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Section 13: Synesthesia

Section 13: The Science
June 12, 2019
Armory: MP7-A1 & XDm-45
June 12, 2019

Both Jack and his chronicler James R. Hannibal deal daily with a neurological phenomenon called synesthesia.

Lets take a deeper look.

SPOILER ALERT: This page reveals plot points that spoil the story. Read the book first!

J ack’s struggles with the influx of data from the world around him. Cross-sensory data comes in as noise, crowding his brain and causing headaches. To cope, he buries his senses and himself in his smartphone. He doesn’t understand how others cope with the world so easily.

With Gwen’s help, Jack discovers that this hyper-sensitivity actually makes him hyper-observant. Jack has intersecting senses. He sees and feels sound, touch, and taste (smell). As Gwen explains, it’s like having all the curtains open in a house. You see the same world outside, but you see it through several different portals. Because Jack can both see and hear a sound or smell, he processes it more quickly and more completely than a normal person.

But all that data can be too much, and trying to shut it all out only makes it worse. Gwen teaches Jack how to let the data in and interpret it. Jack becomes the hyper-observant side of their Sherlock Holmes team, while Gwen takes on the deductions.

What is this phenomenon that plagues Jack? Is it real?

Synesthetes develop bridges of gray matter between some senses. Most adult synesthetes (like James) did not learn that they experience the world differently from others until late in life, thanks to the relative obscurity of information about the phenomenon until recent years. They simply learned to cope, and in some cases, unconsciously capitalize on their strange senses.

James, for instance, did not hear the term synesthesia until his thirties, when his wife helped him understand that she was experiencing the world differently than he, and that James was the strange one, not her. At that time, a search of a popular Internet site that bills itself as the compendium of all knowledge told him he was suffering from a mental disability, or a possibly a series of delusions. Since then, thankfully, science has advanced and such misinformation has largely disappeared.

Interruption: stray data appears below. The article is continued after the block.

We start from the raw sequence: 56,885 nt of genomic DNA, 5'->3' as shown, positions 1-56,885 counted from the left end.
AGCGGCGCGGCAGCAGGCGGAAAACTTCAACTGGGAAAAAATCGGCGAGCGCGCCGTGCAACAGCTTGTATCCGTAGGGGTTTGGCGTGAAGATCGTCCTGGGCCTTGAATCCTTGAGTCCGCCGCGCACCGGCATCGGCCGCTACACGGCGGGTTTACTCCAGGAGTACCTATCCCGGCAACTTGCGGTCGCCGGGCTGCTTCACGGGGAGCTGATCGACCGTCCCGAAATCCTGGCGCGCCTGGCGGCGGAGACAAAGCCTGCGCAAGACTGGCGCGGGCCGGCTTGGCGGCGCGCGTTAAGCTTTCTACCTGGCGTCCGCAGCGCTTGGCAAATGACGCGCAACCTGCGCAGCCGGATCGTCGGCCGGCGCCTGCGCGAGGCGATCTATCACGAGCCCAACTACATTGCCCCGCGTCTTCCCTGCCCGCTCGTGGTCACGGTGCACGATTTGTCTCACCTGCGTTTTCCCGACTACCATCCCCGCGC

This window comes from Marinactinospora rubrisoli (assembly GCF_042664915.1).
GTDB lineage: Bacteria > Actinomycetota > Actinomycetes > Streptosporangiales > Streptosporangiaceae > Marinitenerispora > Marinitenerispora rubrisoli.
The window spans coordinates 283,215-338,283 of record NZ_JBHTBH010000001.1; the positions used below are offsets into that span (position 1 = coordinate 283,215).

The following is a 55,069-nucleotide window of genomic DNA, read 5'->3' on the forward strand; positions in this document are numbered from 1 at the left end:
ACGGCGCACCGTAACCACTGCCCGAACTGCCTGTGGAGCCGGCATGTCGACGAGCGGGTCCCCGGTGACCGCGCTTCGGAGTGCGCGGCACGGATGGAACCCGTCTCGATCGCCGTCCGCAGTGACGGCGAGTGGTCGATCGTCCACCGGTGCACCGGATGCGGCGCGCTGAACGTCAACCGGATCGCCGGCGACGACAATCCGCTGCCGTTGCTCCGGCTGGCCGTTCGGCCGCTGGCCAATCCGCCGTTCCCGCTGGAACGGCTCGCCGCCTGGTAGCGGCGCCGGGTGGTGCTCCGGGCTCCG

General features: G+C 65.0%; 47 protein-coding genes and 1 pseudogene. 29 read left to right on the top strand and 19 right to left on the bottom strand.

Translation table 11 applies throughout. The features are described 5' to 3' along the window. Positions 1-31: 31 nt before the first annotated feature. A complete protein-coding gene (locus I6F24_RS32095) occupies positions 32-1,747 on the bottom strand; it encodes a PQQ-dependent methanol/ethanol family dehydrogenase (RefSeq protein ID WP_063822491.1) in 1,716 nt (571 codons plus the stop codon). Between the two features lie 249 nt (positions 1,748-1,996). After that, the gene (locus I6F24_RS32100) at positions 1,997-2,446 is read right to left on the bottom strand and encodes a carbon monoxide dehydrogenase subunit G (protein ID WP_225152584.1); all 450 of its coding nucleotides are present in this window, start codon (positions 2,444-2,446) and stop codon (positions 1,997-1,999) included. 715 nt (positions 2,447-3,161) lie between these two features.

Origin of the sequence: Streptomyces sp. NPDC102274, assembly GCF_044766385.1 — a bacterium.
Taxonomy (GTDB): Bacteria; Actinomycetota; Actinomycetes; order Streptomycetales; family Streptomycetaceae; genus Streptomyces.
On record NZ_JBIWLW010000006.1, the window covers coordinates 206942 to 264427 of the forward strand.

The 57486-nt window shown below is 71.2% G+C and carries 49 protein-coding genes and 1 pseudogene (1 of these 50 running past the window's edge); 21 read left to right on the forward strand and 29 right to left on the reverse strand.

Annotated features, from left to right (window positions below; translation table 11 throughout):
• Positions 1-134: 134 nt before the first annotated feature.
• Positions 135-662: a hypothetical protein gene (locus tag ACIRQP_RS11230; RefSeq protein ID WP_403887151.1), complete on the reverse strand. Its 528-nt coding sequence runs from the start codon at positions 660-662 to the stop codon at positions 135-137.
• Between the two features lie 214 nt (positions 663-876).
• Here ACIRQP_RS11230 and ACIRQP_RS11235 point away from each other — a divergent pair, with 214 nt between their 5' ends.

James's synesthesia, which has a side effect of seeing letters, numbers, dates and other concepts in consistent coloring, and improves his ability to observe data in specific situations, has aided his military and aviation careers. Along the way, it also forced him to cope with heightened sensitivity to noises, tastes, pain, and smells. To paraphrase his father, adversity has built character. So James hopes, anyway.

A child with synesthesia today ought to be able to capitalize on the benefits of the phenomenon, and to better cope with the debilitating aspects—simply because we know so much more about it. That’s why Jack’s adventure is important. There are a great number of young trackers out there who may not understand why they are more distracted by the chirping of a bird outside the classroom window than their peers, or why they have to leave-the-house-or-die-trying whenever mom cooks with onions (for James, this is the equivalent of wading through foul, black sludge). If only those young trackers knew the cause of their distress, and understood it better, they could turn it to their advantage.

Making Jack’s synesthesia synonymous with his tracker abilities was a way for James to turn something personal that has been called a birth defect into superpower.

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